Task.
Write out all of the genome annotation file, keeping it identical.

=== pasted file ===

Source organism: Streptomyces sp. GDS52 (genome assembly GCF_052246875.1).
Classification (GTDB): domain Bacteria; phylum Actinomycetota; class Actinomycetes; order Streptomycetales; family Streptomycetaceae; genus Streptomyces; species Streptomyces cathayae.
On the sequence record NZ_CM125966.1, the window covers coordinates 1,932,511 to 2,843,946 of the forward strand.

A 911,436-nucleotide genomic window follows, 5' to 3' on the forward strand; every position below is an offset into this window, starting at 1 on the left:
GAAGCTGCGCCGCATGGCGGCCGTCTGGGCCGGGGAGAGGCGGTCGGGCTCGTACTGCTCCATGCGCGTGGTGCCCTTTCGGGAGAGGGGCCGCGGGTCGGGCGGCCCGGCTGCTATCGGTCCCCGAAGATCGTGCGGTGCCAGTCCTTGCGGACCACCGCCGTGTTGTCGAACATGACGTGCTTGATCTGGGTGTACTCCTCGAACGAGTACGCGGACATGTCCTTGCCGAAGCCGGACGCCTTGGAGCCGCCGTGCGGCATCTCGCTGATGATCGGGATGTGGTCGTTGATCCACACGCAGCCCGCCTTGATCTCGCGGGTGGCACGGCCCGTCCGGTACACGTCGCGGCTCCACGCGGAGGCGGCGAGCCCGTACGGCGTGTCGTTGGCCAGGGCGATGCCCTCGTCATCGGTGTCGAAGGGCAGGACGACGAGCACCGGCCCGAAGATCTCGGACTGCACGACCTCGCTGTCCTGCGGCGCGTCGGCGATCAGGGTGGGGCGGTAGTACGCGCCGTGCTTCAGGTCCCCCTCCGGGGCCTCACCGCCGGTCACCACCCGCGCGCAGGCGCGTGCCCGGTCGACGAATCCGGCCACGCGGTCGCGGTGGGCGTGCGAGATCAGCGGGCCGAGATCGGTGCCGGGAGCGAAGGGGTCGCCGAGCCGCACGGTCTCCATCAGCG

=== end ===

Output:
Source organism: Streptomyces sp. GDS52 (genome assembly GCF_052246875.1).
Classification (GTDB): domain Bacteria; phylum Actinomycetota; class Actinomycetes; order Streptomycetales; family Streptomycetaceae; genus Streptomyces; species Streptomyces cathayae.
On the sequence record NZ_CM125966.1, the window covers coordinates 1,932,511 to 2,843,946 of the forward strand.

A 911,436-nucleotide genomic window follows, 5' to 3' on the forward strand; every position below is an offset into this window, starting at 1 on the left:
GAAGCTGCGCCGCATGGCGGCCGTCTGGGCCGGGGAGAGGCGGTCGGGCTCGTACTGCTCCATGCGCGTGGTGCCCTTTCGGGAGAGGGGCCGCGGGTCGGGCGGCCCGGCTGCTATCGGTCCCCGAAGATCGTGCGGTGCCAGTCCTTGCGGACCACCGCCGTGTTGTCGAACATGACGTGCTTGATCTGGGTGTACTCCTCGAACGAGTACGCGGACATGTCCTTGCCGAAGCCGGACGCCTTGGAGCCGCCGTGCGGCATCTCGCTGATGATCGGGATGTGGTCGTTGATCCACACGCAGCCCGCCTTGATCTCGCGGGTGGCACGGCCCGTCCGGTACACGTCGCGGCTCCACGCGGAGGCGGCGAGCCCGTACGGCGTGTCGTTGGCCAGGGCGATGCCCTCGTCATCGGTGTCGAAGGGCAGGACGACGAGCACCGGCCCGAAGATCTCGGACTGCACGACCTCGCTGTCCTGCGGCGCGTCGGCGATCAGGGTGGGGCGGTAGTACGCGCCGTGCTTCAGGTCCCCCTCCGGGGCCTCACCGCCGGTCACCACCCGCGCGCAGGCGCGTGCCCGGTCGACGAATCCGGCCACGCGGTCGCGGTGGGCGTGCGAGATCAGCGGGCCGAGATCGGTGCCGGGAGCGAAGGGGTCGCCGAGCCGCACGGTCTCCATCAGCG